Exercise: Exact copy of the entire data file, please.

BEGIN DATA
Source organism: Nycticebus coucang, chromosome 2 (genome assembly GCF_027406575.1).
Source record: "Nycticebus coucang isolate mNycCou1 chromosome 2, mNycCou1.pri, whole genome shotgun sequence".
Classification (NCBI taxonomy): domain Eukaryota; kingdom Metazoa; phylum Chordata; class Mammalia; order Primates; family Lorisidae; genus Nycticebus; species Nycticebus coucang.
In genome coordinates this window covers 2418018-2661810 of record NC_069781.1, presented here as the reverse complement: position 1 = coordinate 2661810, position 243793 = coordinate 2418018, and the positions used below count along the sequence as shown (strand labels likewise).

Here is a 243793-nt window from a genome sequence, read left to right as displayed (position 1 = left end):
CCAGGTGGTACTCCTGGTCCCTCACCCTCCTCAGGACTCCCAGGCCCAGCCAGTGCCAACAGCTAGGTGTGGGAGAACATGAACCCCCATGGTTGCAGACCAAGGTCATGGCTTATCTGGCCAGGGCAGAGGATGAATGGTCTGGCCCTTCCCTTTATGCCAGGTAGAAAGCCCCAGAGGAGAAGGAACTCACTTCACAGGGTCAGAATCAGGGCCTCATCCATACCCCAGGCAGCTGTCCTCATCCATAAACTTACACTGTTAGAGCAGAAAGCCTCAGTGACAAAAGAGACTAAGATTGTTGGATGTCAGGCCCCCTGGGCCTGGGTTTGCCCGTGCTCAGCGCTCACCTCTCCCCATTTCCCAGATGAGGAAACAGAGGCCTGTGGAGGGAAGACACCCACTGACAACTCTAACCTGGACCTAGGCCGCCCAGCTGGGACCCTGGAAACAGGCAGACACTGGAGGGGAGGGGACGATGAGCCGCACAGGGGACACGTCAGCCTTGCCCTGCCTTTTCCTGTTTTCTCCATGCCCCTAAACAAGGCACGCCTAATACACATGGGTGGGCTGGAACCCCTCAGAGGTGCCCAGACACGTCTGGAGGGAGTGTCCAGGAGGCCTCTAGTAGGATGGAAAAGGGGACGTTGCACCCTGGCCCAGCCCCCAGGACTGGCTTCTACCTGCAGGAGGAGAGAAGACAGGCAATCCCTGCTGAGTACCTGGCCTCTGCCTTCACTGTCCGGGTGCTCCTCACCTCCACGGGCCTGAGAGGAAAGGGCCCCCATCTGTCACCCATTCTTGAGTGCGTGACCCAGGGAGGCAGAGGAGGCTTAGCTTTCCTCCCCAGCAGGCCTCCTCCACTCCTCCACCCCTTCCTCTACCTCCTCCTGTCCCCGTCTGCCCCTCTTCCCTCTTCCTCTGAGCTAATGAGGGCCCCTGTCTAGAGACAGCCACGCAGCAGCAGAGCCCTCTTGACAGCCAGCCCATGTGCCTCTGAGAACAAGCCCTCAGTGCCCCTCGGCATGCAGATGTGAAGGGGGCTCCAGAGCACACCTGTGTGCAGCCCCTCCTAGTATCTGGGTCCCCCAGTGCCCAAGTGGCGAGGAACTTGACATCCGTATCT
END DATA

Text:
Source organism: Nycticebus coucang, chromosome 2 (genome assembly GCF_027406575.1).
Source record: "Nycticebus coucang isolate mNycCou1 chromosome 2, mNycCou1.pri, whole genome shotgun sequence".
Classification (NCBI taxonomy): domain Eukaryota; kingdom Metazoa; phylum Chordata; class Mammalia; order Primates; family Lorisidae; genus Nycticebus; species Nycticebus coucang.
In genome coordinates this window covers 2418018-2661810 of record NC_069781.1, presented here as the reverse complement: position 1 = coordinate 2661810, position 243793 = coordinate 2418018, and the positions used below count along the sequence as shown (strand labels likewise).

Here is a 243793-nt window from a genome sequence, read left to right as displayed (position 1 = left end):
CCAGGTGGTACTCCTGGTCCCTCACCCTCCTCAGGACTCCCAGGCCCAGCCAGTGCCAACAGCTAGGTGTGGGAGAACATGAACCCCCATGGTTGCAGACCAAGGTCATGGCTTATCTGGCCAGGGCAGAGGATGAATGGTCTGGCCCTTCCCTTTATGCCAGGTAGAAAGCCCCAGAGGAGAAGGAACTCACTTCACAGGGTCAGAATCAGGGCCTCATCCATACCCCAGGCAGCTGTCCTCATCCATAAACTTACACTGTTAGAGCAGAAAGCCTCAGTGACAAAAGAGACTAAGATTGTTGGATGTCAGGCCCCCTGGGCCTGGGTTTGCCCGTGCTCAGCGCTCACCTCTCCCCATTTCCCAGATGAGGAAACAGAGGCCTGTGGAGGGAAGACACCCACTGACAACTCTAACCTGGACCTAGGCCGCCCAGCTGGGACCCTGGAAACAGGCAGACACTGGAGGGGAGGGGACGATGAGCCGCACAGGGGACACGTCAGCCTTGCCCTGCCTTTTCCTGTTTTCTCCATGCCCCTAAACAAGGCACGCCTAATACACATGGGTGGGCTGGAACCCCTCAGAGGTGCCCAGACACGTCTGGAGGGAGTGTCCAGGAGGCCTCTAGTAGGATGGAAAAGGGGACGTTGCACCCTGGCCCAGCCCCCAGGACTGGCTTCTACCTGCAGGAGGAGAGAAGACAGGCAATCCCTGCTGAGTACCTGGCCTCTGCCTTCACTGTCCGGGTGCTCCTCACCTCCACGGGCCTGAGAGGAAAGGGCCCCCATCTGTCACCCATTCTTGAGTGCGTGACCCAGGGAGGCAGAGGAGGCTTAGCTTTCCTCCCCAGCAGGCCTCCTCCACTCCTCCACCCCTTCCTCTACCTCCTCCTGTCCCCGTCTGCCCCTCTTCCCTCTTCCTCTGAGCTAATGAGGGCCCCTGTCTAGAGACAGCCACGCAGCAGCAGAGCCCTCTTGACAGCCAGCCCATGTGCCTCTGAGAACAAGCCCTCAGTGCCCCTCGGCATGCAGATGTGAAGGGGGCTCCAGAGCACACCTGTGTGCAGCCCCTCCTAGTATCTGGGTCCCCCAGTGCCCAAGTGGCGAGGAACTTGACATCCGTATCT